Last month, 41 year-old Iván Duque was elected as Colombia’s youngest president ever with the largest vote in the country’s history.
Turnout, at 53 percent, was the highest since 1998. The elections came on the heels of an historic peace deal with the far-left Revolutionary Armed Forces of Colombia (FARC), ending half a century of conflict.
A country divided
The country remains split. The peace deal, negotiated by Duque’s predecessor, Juan Manuel Santos, was narrowly rejected in a referendum and only ratified with congressional approval following revisions.
Duque, a political newcomer, represents the right-wing Democratic Center party founded by former president Álvaro Uribe in 2013. Uribe, who preceded Santos in office, was the biggest opponent of the peace deal and remains the most popular politician in the country. His endorsement gave Duque the top job.
Presidential politics in Colombia were long dominated by the Liberal and Conservative Parties. That has changed. Peace with the FARC and a pushback against corruption have opened new fault lines.
Duque’s rival was not only a supporter of the peace deal, he is also a leftist. Gustavo Petro, a former mayor of Bogota and former member of M-19 — once a guerrilla group, now a political movement — won eight million votes against Duque’s ten million. Unprecedented for a left-wing candidate, this would have been enough to win the 2014 election.
Both candidates were able to distance themselves from mistrusted political elites, but it was Duque who appealed more successfully to the center. Petro’s sympathies for the socialist government in Venezuela, whose economic mismanagement has brought more than one million refugees to Colombia in the last fifteen months, made him an unviable option for many supporters of the peace agreement.
Duque focused his campaign not on the peace deal, but on the economy.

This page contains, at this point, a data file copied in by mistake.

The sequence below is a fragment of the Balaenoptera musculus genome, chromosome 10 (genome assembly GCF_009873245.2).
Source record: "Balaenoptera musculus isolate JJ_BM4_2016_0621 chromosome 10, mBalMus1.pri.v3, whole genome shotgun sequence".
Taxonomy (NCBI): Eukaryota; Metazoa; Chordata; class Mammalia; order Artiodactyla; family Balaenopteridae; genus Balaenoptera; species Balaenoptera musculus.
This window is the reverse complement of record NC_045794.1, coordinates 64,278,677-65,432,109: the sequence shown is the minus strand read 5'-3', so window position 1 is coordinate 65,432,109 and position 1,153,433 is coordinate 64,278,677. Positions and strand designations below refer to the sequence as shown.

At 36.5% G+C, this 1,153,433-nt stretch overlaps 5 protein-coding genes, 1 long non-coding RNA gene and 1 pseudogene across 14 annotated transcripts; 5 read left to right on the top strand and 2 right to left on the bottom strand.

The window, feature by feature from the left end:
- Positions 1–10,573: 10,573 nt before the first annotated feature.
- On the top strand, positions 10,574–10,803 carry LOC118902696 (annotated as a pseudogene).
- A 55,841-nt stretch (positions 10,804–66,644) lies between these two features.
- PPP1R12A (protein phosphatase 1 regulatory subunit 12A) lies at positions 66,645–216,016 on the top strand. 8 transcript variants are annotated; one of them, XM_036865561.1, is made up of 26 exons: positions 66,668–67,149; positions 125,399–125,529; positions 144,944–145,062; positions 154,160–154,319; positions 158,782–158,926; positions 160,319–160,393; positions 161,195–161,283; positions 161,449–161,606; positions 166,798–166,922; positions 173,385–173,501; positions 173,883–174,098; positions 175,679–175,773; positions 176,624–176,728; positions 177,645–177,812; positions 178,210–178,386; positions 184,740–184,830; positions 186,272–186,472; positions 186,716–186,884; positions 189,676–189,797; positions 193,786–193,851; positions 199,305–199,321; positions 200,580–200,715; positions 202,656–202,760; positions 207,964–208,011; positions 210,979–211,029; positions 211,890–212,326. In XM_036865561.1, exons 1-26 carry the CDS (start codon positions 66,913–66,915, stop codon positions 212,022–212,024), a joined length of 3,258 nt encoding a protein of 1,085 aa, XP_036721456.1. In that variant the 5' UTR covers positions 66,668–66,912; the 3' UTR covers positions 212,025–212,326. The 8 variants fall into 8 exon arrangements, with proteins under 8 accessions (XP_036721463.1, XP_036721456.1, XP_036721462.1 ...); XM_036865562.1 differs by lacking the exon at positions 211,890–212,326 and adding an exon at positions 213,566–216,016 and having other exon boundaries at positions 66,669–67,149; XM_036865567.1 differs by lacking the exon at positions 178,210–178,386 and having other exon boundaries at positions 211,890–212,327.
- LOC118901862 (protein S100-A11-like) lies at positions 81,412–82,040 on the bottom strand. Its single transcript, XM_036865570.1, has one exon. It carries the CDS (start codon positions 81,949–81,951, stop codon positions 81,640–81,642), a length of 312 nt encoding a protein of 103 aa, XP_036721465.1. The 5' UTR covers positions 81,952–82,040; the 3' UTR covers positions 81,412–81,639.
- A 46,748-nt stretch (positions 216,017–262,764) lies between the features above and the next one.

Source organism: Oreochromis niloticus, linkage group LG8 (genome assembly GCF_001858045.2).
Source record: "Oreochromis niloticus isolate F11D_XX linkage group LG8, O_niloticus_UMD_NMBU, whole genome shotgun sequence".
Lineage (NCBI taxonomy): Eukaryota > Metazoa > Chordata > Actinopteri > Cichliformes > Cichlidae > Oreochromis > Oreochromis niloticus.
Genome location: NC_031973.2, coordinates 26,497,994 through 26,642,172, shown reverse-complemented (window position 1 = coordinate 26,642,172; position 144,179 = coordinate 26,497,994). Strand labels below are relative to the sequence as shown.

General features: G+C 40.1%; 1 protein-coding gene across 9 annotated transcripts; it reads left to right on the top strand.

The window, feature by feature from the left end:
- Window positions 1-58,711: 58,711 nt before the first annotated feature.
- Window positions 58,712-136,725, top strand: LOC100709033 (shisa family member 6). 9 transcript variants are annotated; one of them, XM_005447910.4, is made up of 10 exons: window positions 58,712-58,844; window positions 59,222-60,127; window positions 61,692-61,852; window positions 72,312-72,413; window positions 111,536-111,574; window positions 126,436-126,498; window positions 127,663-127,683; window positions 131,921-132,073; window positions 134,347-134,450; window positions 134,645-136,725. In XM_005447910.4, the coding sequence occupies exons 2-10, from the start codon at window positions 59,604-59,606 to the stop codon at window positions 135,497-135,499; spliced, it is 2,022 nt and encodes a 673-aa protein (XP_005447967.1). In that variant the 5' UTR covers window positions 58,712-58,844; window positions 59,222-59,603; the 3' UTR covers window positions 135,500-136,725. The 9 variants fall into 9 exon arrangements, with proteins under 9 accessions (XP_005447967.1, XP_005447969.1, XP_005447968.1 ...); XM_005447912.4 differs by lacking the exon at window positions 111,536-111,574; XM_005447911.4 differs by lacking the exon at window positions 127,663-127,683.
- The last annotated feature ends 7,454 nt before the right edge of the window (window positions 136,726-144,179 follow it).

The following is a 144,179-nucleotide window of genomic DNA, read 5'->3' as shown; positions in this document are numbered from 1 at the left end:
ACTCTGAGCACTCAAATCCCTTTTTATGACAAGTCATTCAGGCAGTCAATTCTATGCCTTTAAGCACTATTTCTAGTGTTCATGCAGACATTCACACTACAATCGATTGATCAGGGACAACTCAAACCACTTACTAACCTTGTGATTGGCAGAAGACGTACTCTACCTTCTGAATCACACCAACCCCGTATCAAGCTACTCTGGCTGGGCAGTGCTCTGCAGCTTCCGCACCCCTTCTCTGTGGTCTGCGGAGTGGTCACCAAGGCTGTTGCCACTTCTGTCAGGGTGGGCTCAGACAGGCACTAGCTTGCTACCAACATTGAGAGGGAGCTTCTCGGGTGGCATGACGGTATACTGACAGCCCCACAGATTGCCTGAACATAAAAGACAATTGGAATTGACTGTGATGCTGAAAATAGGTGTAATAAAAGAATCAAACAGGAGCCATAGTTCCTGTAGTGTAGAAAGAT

Santos, although well regarded internationally, was blamed at home for neglecting growth in favor of a lasting peace.
Duque has vowed to cut corporation tax to attract more foreign investment. However, social spending commitments made in the deal with the FARC and a relatively small tax base mean there is little room for maneuver.
He will also have to balance plans to invest in large infrastructure projects, such as offshore oil extraction, with a growing environmental opposition.
Duque did call for a revision of the peace deal. He wants tougher punishments for the FARC’s drug trafficking and illegal mining activities.
There is little he can do, though. Many of the deal’s provisions have already passed through Congress. Other elements, such as land reform, are stalled. But the peace is meant to last for at least three presidential terms.
The demobilization of the FARC has left large swathes of the country unoccupied. This vacuum has resulted in increased cocaine production, now at an all-time high. What Duque can, and likely will, change is the drug policy of crop substitution as prescribed by Santos to a more hardline crop eradication program favored by the United States.
Stop-start talks with Colombia’s remaining guerrilla group, the National Liberation Army (ELN), will likely be discarded.
Stimulating the economy, cracking down on corruption and holding a fragile peace deal together will not come easily. Should Duque fail, Petro will be waiting in the wings, but a great opportunity to take the country in a new direction will also have been lost.